Saturday, May 09, 2015

San Diego fills fishing lake with drinking water, despite drought

Despite a massive, multi-year drought in California, one city is choosing to use potable water for recreation. San Diego has pumped tens of millions of gallons of drinking water into a lake to maintain its sole use of recreational fishing.

Chollas Lake is a 16-acre basin of water in southeastern San Diego with no natural source of water. Since at least 2008, the city has been pumping drinking water into the reservoir, which is used for fishing by children 15 and under, the San Diego Union-Tribune reported. 

San Diego has said that it would not stop the practice until the city entered a stage 2 water emergency. Currently, it is only in a level 2 drought alert. It received that designation in October.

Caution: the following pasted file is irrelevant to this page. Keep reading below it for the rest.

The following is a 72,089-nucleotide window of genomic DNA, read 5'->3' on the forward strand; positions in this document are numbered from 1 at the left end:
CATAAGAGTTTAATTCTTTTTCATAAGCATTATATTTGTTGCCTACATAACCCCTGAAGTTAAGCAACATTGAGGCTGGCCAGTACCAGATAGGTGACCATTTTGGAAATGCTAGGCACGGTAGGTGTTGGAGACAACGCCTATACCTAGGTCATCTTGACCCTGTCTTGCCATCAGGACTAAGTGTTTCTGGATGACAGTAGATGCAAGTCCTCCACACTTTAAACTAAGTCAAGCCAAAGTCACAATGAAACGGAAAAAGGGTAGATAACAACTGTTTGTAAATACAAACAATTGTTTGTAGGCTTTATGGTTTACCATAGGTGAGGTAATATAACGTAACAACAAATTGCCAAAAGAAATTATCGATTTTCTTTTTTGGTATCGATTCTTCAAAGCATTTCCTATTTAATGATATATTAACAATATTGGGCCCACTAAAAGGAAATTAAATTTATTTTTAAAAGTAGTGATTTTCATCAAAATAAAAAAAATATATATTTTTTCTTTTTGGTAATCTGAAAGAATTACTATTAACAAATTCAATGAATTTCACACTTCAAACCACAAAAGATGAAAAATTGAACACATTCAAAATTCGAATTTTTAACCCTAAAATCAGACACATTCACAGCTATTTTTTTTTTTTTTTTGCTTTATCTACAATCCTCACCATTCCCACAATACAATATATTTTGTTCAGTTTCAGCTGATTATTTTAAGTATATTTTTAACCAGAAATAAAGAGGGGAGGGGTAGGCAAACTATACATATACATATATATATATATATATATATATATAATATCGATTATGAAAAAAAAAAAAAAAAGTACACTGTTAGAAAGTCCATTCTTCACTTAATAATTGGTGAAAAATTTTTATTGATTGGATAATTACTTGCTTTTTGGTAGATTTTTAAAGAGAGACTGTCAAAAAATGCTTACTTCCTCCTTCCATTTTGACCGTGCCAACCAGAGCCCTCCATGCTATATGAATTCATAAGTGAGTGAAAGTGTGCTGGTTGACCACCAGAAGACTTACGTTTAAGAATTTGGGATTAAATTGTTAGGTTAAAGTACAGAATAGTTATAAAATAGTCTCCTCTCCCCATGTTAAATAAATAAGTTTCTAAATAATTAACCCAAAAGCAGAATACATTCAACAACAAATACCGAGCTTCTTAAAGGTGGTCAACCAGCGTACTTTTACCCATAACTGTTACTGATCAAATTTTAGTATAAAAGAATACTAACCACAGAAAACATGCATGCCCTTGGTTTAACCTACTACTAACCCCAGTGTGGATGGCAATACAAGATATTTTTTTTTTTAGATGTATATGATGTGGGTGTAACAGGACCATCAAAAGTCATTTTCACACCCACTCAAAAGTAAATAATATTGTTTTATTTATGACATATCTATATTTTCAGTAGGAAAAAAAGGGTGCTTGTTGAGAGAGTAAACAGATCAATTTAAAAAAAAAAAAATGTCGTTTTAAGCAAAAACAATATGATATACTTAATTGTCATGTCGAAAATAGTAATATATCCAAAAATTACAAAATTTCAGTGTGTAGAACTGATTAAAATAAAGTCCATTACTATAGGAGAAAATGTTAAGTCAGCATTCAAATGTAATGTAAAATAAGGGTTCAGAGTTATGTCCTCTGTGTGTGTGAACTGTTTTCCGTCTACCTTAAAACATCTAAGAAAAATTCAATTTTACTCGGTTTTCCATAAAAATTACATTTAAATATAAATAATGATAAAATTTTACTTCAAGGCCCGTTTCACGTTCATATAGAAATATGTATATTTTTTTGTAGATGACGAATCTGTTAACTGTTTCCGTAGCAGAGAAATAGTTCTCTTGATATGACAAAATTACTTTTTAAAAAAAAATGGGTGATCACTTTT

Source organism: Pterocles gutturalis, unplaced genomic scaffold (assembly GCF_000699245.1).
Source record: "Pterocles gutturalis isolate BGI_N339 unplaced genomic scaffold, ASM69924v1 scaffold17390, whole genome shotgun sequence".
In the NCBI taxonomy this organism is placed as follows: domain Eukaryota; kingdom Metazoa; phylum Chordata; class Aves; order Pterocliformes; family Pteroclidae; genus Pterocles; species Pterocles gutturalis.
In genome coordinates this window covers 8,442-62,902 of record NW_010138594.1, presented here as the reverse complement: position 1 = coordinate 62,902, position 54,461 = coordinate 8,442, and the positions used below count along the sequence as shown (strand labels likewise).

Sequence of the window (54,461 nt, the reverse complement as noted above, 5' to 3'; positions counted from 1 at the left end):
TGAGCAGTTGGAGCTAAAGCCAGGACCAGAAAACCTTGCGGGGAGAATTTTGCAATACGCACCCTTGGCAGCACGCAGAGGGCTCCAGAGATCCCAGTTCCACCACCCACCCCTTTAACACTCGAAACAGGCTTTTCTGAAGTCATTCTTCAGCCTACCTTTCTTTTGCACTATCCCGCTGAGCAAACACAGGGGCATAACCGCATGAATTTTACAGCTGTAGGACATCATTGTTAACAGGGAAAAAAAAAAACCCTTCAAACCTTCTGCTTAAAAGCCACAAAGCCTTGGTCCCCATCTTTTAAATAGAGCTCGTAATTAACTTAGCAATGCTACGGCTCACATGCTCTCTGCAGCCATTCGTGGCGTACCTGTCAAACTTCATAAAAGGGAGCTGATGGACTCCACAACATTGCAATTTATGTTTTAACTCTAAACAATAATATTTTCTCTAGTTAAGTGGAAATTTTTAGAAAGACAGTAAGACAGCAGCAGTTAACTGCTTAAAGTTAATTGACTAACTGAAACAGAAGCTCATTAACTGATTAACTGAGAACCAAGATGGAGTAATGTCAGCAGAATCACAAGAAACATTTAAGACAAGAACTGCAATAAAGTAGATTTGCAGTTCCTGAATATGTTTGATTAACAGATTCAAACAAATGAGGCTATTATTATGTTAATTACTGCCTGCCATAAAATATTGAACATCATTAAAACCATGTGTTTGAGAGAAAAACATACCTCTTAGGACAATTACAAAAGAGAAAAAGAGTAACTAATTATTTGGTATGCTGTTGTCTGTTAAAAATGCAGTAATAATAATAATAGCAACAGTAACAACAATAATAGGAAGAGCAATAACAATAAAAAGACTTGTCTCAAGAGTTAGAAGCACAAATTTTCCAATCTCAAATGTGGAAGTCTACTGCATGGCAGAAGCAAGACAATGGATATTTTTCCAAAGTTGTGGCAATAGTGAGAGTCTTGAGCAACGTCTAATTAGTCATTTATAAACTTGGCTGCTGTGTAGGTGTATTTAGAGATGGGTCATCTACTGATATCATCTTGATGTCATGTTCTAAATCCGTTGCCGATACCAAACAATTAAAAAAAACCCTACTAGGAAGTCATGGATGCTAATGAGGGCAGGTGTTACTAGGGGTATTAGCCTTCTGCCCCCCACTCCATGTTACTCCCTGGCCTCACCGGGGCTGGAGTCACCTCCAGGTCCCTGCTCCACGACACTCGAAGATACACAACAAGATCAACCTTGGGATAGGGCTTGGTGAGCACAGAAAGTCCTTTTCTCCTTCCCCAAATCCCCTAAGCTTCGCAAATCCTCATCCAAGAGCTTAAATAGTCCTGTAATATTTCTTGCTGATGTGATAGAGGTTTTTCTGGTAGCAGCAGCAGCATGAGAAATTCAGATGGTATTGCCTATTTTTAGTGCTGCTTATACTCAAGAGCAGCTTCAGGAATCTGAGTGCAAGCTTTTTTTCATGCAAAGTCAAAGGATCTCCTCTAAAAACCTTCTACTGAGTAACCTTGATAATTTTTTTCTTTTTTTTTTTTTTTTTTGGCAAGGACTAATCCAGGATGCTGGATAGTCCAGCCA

The city is in the process of creating a drought-control plan, which is expected to be finalized in the coming days, a city parks and recreation spokesman told U-T San Diego. 

City officials would not release any details about how much water has been pumped into the lake recently. 

As of 2008, the city pumped about 53 million gallons of water into the lake each year, which cost San Diego at least $140,000 annually.
At the time, the city said the water use was acceptable because it supports youth fishing and is a popular nucleus of Chollas Lake Park. 

In 2007, city residents were up in arms after rumors surfaced that San Diego planned to stop filling the lake because of the cost to the water department. At that point, the parks department decided to absorb the costs and continued filling the lake.......

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